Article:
|Web of Individual Contracting||Large organizations with a long value chain and continuous, stable processes||Roles and commitments are not discussed in teams, but between colleagues who work together. Commitments can be formalized in a written document.||Morning Star|
|Nested Teams||Large organizations with long, deep value chains||There is a hierarchy of purpose, complexity, and scope, but not of people or power.||pharmaceutical, software companies|
Regarding the Nested Teams, the circle at the top pursues the overall purpose of the company, while several sub-circles pursue a specific part of the overall purpose. “Decisions are not sent upward, and cannot be overturned by members of overarching circles. The sub-circle elects a representative to the overarching circle that sits on all that circle’s meetings and vice versa. “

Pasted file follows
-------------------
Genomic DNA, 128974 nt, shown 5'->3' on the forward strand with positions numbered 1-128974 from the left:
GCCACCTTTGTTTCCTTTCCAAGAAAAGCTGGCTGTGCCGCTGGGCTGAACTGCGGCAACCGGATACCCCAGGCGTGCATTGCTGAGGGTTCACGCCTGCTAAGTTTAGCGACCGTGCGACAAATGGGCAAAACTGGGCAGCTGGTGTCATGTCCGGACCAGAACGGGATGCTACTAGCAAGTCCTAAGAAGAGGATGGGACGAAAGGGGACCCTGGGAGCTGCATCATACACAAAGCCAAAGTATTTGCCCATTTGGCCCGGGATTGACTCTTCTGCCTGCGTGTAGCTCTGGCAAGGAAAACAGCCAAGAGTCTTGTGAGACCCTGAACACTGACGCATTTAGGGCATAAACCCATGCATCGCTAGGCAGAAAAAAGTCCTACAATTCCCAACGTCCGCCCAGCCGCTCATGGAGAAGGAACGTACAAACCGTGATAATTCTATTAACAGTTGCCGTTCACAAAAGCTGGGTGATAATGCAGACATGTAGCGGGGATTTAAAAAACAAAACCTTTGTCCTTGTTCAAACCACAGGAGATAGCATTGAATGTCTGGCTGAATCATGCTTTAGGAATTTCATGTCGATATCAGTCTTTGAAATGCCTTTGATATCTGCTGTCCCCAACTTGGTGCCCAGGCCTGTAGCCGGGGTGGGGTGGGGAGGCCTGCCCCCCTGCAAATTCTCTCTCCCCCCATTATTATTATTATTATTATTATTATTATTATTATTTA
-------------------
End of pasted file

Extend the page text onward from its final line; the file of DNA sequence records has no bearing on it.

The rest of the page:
Three critical components help reduce risk in Teal organizations.
- Self-managed organizations should find out a way to deal with employees who take advantage of the freedom gained from having no manager. Peer-pressure systems are some good solutions. For example, Measuring performance publicly, or periodical presentations of teams with their peers to show what their project is and what values it can add to the company.
- An effective conflict resolution process is needed. It’s better if those involved speak honestly in a one-on-one meeting, and if that didn’t help, mutual agreed-upon numbers of peers mediate. In the worst-case scenario, the CEO or someone in C-section tries to resolve it.